The Southeastern Indiana Art Guild is having a show April 25-May 2 in Aurora, Indiana. You may contact Mary Moore for more information about the show.

The Queen City Art Club’s show is still running at the Mapleknoll Retirement Center through March and they are having a dinner meeting at Clover Nook Country Club on March 13th at 6:30 pm. The guest artist will be Karen Hebenstreit and she will demo a pastel painting.

Howard Krauss reminded members to check with the Cincinnati Council of Aging if they are interested in participating in any of their shows. Howard also informed us that Arlington Memorial Gardens in Cincinnati has facilities for art shows. Howard has several of his paintings there now. Just call them to discuss your interest and when you may have a show there.

If you are still interested in the Tom Lynch workshop coming later this year, contact Howard. There are still spots open for it.

Sam Hollingsworth is one of five artists having a show at the Collectors Art Group Gallery in Cincinnati. Sam has seven pieces in the show. The artist reception is Friday evening, March 6. Postcards were on the back table, or call Sam for more information.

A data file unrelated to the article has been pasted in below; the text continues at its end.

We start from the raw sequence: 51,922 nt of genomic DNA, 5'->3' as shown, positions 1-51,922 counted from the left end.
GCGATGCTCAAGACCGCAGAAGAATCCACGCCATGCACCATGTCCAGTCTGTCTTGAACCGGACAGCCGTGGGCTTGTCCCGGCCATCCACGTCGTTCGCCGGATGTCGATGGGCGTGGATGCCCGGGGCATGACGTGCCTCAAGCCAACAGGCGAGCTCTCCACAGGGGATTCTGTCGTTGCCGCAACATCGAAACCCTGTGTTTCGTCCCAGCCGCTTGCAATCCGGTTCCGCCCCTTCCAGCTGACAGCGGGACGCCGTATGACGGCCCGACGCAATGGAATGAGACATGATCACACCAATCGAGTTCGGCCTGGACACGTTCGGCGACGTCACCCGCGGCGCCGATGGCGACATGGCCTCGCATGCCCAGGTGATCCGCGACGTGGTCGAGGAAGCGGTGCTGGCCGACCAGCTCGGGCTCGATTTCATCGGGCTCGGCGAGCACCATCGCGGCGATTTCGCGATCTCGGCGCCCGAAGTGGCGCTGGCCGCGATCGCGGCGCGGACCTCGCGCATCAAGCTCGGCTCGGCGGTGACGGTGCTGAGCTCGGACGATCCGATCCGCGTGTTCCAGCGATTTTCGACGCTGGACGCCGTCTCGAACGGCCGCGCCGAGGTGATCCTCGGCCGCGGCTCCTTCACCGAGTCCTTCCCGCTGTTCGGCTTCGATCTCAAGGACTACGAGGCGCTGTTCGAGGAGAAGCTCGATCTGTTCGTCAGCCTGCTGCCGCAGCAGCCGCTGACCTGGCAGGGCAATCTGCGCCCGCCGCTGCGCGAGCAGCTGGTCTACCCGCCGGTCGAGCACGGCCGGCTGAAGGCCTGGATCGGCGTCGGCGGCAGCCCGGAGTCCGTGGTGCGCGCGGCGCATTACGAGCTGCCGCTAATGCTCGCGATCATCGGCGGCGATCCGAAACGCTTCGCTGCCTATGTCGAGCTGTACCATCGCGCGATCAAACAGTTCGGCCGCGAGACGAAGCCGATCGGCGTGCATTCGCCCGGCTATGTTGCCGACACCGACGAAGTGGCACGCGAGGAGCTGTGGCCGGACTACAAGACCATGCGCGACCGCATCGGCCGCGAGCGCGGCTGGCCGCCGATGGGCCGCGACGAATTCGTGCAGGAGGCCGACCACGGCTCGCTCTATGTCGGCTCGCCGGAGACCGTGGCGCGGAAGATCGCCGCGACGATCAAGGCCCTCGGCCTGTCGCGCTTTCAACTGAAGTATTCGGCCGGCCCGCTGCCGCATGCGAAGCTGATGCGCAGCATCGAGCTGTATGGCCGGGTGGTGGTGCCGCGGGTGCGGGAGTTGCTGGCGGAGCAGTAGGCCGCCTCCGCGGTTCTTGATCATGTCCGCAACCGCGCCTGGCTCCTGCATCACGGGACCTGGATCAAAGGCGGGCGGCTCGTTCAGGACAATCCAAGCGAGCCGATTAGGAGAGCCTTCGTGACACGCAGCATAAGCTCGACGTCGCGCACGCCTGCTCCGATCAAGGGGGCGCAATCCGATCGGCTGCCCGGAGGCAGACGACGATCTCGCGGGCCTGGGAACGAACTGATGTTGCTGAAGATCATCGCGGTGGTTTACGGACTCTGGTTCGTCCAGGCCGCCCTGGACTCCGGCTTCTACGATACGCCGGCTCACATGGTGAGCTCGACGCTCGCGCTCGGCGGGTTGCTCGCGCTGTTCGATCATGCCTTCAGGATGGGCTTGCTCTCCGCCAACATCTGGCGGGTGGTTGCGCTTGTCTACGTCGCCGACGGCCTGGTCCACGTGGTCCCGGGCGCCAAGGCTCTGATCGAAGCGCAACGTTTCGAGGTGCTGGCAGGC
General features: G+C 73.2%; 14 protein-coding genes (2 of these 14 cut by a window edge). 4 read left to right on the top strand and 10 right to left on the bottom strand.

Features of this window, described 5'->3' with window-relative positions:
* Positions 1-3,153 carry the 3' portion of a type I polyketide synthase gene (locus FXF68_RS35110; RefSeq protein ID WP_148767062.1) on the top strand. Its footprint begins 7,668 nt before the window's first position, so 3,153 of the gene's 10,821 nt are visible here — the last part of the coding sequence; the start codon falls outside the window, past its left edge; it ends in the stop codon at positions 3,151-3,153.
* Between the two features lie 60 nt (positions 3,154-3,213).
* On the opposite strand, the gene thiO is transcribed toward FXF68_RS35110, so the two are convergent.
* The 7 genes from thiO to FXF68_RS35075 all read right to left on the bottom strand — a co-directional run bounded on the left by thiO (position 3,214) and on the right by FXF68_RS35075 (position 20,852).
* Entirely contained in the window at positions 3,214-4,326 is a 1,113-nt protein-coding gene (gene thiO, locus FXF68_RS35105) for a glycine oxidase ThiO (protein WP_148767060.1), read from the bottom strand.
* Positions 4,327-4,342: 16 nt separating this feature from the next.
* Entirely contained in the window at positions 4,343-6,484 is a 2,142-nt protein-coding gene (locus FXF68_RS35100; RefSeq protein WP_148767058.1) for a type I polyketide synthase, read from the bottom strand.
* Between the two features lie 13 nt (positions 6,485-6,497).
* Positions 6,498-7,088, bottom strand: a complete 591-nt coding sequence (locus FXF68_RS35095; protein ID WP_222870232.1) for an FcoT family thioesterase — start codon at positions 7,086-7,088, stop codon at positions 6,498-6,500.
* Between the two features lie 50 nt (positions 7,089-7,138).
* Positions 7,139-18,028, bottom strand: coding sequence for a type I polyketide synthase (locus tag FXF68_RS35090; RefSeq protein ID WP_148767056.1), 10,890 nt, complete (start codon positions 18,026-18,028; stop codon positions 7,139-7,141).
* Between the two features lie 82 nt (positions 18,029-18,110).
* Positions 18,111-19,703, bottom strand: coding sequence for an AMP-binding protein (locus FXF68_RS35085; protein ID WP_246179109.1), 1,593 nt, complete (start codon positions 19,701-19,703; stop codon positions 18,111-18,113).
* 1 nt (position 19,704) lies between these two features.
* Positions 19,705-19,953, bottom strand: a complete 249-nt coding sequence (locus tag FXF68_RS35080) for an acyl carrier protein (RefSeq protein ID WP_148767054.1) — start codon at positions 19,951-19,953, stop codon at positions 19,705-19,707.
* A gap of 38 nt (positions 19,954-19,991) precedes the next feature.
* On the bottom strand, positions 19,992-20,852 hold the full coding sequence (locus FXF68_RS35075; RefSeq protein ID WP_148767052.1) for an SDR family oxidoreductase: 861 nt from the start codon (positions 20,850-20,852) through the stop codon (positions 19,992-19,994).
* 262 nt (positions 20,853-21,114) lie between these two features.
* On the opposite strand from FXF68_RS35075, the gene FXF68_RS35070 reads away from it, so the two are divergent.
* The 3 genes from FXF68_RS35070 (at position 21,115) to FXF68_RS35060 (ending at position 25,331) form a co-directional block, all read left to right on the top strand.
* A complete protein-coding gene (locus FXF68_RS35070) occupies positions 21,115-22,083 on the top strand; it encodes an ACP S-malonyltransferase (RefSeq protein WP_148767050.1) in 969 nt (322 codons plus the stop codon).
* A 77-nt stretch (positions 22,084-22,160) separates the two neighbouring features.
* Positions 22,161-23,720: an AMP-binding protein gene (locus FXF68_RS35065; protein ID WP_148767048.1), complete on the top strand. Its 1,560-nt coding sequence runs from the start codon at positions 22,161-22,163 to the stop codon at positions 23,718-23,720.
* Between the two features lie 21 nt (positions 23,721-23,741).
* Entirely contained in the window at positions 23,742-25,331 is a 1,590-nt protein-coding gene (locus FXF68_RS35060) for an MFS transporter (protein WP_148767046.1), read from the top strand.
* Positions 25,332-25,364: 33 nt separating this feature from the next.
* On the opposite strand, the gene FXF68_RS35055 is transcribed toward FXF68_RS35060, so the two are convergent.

The Women’s Art Club is hosting a proper English tea on March 28th from 3-5 pm with the funds going to the club for future expenses. You will be able to see the new gallery if you come to the tea. Postcards were passed around.

The Cincinnati Art Club is hosting an acrylic workshop and a Frederick Graff workshop. Fliers were on the back table or contact Kay Worz for information.


Bonnie Rupe gave a short scholarship report. Planning is continuing on this and Bonnie will have this wrapped up by the May meeting and will have more to report next month.

DVD Library

Marilyn Bishop announced that we have two new DVDs for our library. The new DVDs feature artists Nicholas Simmons and Arleta Pech. All DVDs are available for members to check out by signing and dating the green library log in the kitchen cabinet. Please sign things out for one month only so others have a chance to see these programs.

Installation of New Leadership

Shirley had a lovely installation ceremony for the new members of the leadership committee. Talking about how each color of the rainbow brings its own beauty to the whole of the rainbow, she presented each person with a flower and thanked Mary Jane Noe and Carol Rekow for their past service as Membership Chair and Treasurer. She then welcomed the new Membership Co-Chairs, Deb Ward and Jane Hittinger; and the new Treasurer, Alice Fossett. Two more people in the audience received flowers for being the lucky ones sitting behind chairs with rainbow stickers:-)